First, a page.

Don’t get me wrong, these few verses are both lyrically beautiful and incredibly powerful. It’s little wonder they have inspired such a treasure trove of hymnody and artistry. But I’m not sure I’m the right person to makes sense of this incredibly bold declaration from a teenage girl. I’m not sure that I’m fit to add to Mary’s radical declaration that God has done and continues to do something truly remarkable, truly world-altering with and through someone like her.
Maybe that’s the point.
Maybe instead of trying to mansplain or repeat the clear and powerful words of this young woman who has been chosen to be the one who carries God into this world, maybe I just need to just listen. Listen. Hear her words.
God is upending power structures. God is turning things on their heads. The strong become weak, the rich become poor, those who are satisfied become hungry. God has seen her. God has taken notice of Mary and generations will remember her. She is no longer invisible. She is no longer marginal. She has claimed her place on the world stage because God has looked on her with love and mercy. God has made it impossible to ignore Mary’s voice any longer.
In a world that dismisses the voices of young women, God stands against the force of current with Mary and she sings a song of change.
At the close of his presentation, the executive director of One2One, Stefan Van Voorst, shared a powerful image. I want to share it with you now.
He told a story of when he was a boy in rural Iowa. He said there was one family in the “neighborhood” who had one of those above ground pools in their backyard. At most, it was only 4.5 feet deep. It wasn’t very big but it allowed everyone to cool off during the brutal months of July and August.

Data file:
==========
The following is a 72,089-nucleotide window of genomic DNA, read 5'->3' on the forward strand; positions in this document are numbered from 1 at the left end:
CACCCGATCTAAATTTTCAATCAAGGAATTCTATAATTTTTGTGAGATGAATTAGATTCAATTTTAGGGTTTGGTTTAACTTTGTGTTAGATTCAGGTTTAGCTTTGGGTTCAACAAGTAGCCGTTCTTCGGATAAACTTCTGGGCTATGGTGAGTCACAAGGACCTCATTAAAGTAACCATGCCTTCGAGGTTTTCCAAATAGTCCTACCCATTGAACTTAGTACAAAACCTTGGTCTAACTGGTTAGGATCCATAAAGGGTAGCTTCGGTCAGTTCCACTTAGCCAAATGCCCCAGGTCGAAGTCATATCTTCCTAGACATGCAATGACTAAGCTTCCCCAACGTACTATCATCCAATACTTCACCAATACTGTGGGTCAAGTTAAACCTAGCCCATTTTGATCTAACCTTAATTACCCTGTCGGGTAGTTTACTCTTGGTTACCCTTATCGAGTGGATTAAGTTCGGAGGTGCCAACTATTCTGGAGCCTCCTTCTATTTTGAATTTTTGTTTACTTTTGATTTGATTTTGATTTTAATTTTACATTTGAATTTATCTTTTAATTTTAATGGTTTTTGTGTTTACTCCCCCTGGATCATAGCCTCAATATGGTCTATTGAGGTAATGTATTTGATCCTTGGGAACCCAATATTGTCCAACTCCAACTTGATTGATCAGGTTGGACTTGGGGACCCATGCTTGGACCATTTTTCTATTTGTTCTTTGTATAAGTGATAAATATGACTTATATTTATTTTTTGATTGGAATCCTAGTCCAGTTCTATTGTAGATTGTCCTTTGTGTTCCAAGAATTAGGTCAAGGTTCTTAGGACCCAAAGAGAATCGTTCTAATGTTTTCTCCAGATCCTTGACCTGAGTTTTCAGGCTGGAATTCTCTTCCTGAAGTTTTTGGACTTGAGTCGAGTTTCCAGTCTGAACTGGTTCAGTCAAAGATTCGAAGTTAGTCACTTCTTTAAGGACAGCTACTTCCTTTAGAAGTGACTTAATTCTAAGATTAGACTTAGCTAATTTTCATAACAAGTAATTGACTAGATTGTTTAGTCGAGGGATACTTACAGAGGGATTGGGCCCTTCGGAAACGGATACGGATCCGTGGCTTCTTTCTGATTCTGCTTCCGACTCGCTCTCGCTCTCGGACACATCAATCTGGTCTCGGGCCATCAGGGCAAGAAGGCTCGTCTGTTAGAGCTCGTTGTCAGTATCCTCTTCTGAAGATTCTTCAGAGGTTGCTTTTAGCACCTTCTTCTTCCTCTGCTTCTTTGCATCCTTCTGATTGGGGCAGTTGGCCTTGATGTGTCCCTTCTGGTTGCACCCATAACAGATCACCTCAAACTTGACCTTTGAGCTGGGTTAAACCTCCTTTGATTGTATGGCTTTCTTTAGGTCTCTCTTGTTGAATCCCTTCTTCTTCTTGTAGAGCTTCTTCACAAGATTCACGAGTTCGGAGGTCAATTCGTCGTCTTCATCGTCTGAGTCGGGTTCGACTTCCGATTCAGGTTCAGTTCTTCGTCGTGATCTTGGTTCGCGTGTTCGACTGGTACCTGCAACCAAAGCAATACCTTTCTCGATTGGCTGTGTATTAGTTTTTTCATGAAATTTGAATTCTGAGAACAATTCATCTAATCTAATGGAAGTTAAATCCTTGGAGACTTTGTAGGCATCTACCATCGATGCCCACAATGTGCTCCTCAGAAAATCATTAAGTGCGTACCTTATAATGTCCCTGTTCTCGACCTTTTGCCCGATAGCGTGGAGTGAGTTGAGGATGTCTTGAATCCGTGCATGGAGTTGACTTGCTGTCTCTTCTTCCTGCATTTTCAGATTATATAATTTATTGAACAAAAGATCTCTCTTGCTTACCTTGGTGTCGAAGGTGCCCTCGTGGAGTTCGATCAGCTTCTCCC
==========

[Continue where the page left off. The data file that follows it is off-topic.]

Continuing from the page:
After some general splashing and swimming around, eventually everyone would start walking in a circle, around the edge of the pool. He was never quite sure how it happened, but it always did, without fail. Pretty quickly an incredibly strong current would build up. The adults were jogging along. The older kids who could just barely touch the bottom felt as though they were running on the wind. And the little kids in their water wings were just whipping around the circle.
Then at some point. Somebody would yell switch!!!
And everyone would turn and start trying to fight the current. The adults took slow and plodding steps and with labored effort started to fight the current. The older kids had to fight just to stay in one place. But the littlest ones. Well, they were at the mercy of the current. They would be swept away their little water wings waving goodbye if there wasn’t someone nearby to hang on to. Someone to anchor them against the assault of the current. Someone to see them and to create safe space for them.
Mary’s song, this Magnificat, echoes through the generations. It is her declaration, God’s declaration that it is time to switch. It’s time to stand with those who need an anchor, time to stand with those whom the current threatens to sweep away. It’s time to stand and to listen. So that we can hear anew the great things that God has done and continues to do for this whole world in Jesus name. Amen.